arguing with William
even though he’s been dead for fifteen years and out of office
for thirty. The strong argument against a Mars colony in Elma’s world is
not funding priorities; it’s that even if it’s successful, only a tiny
fraction of well-connected elites will escape the planet to Mars. This
argument is made in the book and Elma dismisses it as a risk she’s trying
to prevent, but it is correct. There is no conceivable
technological future that leads to evacuating the Earth to Mars, but
The Fated Sky declines to grapple with the implications of that

There’s more that I haven’t remarked on, including an ongoing excellent
portrayal of the complicated and loving relationship between Elma and her
husband, and a surprising development in her antagonistic semi-friendship
with the sexist test pilot who becomes the mission captain. I liked how
Kowal balanced technical problems with social problems on the long Mars
flight; both are serious concerns and they interact with each other in
complicated ways.

The details of the perils and joys of manned space flight are excellent,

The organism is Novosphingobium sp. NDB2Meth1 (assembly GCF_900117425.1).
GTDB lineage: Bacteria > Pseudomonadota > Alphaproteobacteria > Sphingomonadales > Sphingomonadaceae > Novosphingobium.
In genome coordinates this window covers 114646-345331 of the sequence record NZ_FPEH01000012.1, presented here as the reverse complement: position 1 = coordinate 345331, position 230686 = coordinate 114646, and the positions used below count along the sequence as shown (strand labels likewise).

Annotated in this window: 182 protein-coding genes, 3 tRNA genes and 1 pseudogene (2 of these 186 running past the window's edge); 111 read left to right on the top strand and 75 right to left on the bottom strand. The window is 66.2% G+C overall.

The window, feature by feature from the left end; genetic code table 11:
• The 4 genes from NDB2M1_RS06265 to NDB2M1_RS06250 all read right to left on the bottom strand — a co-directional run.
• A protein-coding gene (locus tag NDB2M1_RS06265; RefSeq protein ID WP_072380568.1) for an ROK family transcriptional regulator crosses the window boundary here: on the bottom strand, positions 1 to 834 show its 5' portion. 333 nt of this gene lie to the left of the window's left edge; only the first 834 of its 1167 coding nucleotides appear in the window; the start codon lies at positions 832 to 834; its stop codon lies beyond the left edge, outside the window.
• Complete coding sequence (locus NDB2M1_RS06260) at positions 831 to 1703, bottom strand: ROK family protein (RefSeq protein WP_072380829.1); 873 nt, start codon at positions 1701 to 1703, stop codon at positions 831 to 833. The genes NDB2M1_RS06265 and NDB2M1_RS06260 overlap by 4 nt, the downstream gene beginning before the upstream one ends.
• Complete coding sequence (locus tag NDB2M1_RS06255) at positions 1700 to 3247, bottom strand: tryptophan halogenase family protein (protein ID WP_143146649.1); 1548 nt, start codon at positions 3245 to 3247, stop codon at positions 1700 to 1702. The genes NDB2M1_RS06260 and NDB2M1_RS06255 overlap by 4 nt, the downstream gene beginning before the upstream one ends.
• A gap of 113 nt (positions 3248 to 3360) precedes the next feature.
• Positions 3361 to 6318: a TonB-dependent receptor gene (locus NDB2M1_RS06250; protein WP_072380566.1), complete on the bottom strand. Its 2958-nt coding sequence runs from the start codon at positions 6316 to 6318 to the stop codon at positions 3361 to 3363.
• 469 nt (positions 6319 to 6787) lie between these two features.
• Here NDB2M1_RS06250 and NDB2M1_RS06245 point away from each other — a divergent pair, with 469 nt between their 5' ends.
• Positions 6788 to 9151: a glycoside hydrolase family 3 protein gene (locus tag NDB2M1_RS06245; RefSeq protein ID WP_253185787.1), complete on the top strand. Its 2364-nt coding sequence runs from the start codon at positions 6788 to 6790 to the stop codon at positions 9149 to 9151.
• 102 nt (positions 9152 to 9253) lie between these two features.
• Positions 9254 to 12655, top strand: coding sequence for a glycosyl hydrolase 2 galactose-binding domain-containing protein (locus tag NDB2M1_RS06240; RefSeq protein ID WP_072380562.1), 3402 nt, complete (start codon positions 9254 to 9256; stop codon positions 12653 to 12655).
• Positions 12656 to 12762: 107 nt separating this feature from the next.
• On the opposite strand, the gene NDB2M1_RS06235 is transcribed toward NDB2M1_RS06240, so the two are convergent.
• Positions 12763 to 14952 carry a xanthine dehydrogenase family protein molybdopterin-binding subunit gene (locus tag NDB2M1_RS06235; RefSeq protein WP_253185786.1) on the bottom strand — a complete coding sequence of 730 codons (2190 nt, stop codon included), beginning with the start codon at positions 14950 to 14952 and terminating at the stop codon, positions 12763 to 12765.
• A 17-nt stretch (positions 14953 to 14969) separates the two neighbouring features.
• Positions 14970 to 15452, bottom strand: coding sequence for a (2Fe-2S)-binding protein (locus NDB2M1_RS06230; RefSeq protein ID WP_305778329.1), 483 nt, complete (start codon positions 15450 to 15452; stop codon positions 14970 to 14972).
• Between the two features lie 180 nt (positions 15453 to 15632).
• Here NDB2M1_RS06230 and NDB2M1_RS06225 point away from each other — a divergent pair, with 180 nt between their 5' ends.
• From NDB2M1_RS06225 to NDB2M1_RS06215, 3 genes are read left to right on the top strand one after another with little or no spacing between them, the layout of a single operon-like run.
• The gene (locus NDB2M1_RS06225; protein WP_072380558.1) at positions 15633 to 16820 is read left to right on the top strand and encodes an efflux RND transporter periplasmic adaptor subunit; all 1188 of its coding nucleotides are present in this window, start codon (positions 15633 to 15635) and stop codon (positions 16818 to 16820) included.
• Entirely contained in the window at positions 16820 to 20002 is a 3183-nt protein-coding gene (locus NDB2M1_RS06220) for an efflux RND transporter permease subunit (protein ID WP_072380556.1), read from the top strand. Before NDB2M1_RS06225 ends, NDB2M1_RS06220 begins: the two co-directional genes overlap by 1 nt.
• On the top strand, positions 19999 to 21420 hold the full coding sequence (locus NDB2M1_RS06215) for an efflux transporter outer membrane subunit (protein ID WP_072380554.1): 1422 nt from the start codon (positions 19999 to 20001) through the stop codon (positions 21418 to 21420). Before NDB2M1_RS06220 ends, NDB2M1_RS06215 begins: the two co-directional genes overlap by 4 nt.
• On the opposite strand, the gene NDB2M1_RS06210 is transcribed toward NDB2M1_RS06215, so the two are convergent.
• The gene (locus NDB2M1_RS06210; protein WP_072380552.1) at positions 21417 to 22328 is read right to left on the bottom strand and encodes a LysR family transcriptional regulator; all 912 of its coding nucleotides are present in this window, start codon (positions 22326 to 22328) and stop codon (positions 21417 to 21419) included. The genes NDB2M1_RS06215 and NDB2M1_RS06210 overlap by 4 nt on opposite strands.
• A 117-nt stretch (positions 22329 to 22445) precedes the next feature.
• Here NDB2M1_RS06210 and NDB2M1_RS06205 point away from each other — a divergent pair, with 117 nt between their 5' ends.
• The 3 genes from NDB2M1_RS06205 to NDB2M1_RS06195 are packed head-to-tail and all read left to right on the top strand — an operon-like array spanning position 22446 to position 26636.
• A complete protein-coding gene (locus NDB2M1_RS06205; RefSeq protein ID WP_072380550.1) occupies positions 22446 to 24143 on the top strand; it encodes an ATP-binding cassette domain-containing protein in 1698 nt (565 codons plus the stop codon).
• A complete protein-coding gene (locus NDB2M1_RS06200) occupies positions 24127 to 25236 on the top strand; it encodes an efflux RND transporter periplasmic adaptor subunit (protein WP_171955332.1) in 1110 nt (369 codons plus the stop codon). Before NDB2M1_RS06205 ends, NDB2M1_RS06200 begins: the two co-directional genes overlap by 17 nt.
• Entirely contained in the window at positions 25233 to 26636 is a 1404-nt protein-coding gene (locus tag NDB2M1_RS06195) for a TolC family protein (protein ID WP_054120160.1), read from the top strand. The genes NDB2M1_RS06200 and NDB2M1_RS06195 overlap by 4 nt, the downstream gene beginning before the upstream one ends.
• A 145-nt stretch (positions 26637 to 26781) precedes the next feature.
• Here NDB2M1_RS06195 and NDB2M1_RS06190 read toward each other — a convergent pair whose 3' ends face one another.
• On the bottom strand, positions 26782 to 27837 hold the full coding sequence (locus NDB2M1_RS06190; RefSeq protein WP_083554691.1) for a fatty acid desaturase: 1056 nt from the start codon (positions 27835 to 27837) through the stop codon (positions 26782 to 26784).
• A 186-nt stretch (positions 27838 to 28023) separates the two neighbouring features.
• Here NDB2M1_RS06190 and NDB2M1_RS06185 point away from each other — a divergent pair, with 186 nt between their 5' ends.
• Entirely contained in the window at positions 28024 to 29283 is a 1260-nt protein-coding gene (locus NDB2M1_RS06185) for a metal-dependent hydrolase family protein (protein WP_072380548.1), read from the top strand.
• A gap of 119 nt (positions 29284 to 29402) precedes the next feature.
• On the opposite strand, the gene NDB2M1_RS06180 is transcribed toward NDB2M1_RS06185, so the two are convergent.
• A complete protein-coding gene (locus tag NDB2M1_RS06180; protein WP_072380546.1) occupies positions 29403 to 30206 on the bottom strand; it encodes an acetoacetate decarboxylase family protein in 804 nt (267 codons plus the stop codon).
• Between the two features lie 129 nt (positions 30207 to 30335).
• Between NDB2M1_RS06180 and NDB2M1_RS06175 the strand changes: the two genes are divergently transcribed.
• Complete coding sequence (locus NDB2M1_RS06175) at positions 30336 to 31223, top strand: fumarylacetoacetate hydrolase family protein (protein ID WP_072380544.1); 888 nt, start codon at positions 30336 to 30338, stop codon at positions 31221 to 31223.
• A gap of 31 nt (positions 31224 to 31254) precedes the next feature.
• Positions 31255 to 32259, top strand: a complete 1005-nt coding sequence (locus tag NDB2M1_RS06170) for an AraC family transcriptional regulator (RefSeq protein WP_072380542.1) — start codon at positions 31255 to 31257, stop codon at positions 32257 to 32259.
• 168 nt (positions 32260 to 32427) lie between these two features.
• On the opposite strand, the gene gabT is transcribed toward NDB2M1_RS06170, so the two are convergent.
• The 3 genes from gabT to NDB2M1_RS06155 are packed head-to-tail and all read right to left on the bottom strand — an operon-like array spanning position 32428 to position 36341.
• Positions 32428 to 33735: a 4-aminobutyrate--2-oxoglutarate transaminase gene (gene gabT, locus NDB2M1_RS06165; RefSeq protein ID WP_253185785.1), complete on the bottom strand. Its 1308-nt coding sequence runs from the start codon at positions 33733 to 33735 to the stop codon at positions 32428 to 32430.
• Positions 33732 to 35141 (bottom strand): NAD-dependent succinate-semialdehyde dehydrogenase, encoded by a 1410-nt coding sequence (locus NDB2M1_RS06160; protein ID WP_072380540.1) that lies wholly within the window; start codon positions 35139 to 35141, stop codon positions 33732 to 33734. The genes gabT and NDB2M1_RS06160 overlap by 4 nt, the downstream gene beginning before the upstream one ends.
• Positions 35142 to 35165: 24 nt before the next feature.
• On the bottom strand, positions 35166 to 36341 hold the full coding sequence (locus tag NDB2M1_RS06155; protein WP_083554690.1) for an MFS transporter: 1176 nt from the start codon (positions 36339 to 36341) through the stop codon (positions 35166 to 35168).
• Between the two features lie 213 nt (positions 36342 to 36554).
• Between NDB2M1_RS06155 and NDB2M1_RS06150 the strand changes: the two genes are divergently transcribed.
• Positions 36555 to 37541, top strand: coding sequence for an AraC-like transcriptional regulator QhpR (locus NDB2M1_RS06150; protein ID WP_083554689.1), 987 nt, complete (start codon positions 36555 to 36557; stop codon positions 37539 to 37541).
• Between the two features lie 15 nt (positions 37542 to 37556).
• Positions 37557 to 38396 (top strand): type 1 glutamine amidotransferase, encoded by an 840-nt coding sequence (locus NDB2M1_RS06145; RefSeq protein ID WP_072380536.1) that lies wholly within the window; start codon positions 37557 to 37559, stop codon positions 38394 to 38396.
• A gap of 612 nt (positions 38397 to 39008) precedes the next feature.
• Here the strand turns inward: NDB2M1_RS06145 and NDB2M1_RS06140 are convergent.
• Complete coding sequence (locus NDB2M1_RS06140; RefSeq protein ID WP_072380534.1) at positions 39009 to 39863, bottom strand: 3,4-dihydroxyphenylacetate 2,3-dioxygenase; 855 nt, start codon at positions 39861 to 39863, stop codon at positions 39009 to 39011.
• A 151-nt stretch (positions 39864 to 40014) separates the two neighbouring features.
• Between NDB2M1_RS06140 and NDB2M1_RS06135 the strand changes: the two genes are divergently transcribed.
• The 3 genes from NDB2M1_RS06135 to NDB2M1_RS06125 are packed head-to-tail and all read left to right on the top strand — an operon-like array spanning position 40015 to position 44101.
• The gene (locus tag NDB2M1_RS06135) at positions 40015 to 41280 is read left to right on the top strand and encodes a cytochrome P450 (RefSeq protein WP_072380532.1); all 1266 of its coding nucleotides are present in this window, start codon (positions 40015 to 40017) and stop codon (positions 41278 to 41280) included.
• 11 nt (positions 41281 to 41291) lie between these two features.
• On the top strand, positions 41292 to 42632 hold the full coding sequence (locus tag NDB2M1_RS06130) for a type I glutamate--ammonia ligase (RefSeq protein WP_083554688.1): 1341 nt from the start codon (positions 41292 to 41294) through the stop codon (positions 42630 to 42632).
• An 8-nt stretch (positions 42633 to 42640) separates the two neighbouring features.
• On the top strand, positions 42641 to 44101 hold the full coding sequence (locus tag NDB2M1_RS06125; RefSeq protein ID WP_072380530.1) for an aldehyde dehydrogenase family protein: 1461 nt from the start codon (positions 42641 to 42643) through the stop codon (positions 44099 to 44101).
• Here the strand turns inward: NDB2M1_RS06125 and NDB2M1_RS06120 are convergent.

at least so far as I can tell without having done the research that Kowal
did. If you want a fictionalized Apollo 13 with higher stakes and
less ground support, look no further; this is engrossing stuff. The
interpersonal politics and sociology were also fascinating and gripping,
but unsettling, in both good ways and bad. I like the challenge that
Kowal presents to a white reader, although I’m not sure she was completely
in control of it.

Cautiously recommended, although be aware that you’ll need to grapple with
a sexist and racist society while reading it. Also a content note for
somewhat graphic gastrointestinal problems.

Followed by The Relentless Moon.

Rating: 8 out of 10

Reviewed: 2021-02-20